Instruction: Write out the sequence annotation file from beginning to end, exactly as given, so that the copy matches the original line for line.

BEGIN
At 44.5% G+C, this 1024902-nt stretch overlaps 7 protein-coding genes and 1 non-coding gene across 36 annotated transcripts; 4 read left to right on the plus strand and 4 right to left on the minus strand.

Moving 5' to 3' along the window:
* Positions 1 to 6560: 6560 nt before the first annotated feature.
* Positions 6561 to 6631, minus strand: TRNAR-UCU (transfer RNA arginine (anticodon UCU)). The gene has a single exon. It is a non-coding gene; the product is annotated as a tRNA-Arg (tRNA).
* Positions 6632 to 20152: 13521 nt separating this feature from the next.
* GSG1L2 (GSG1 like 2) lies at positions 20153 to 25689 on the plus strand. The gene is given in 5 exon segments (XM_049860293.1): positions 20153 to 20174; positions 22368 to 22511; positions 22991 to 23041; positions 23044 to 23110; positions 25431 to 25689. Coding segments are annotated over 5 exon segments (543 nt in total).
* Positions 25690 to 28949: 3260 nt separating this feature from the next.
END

At 44.5% G+C, this 1024902-nt stretch overlaps 7 protein-coding genes and 1 non-coding gene across 36 annotated transcripts; 4 read left to right on the plus strand and 4 right to left on the minus strand.

Moving 5' to 3' along the window:
* Positions 1 to 6560: 6560 nt before the first annotated feature.
* Positions 6561 to 6631, minus strand: TRNAR-UCU (transfer RNA arginine (anticodon UCU)). The gene has a single exon. It is a non-coding gene; the product is annotated as a tRNA-Arg (tRNA).
* Positions 6632 to 20152: 13521 nt separating this feature from the next.
* GSG1L2 (GSG1 like 2) lies at positions 20153 to 25689 on the plus strand. The gene is given in 5 exon segments (XM_049860293.1): positions 20153 to 20174; positions 22368 to 22511; positions 22991 to 23041; positions 23044 to 23110; positions 25431 to 25689. Coding segments are annotated over 5 exon segments (543 nt in total).
* Positions 25690 to 28949: 3260 nt separating this feature from the next.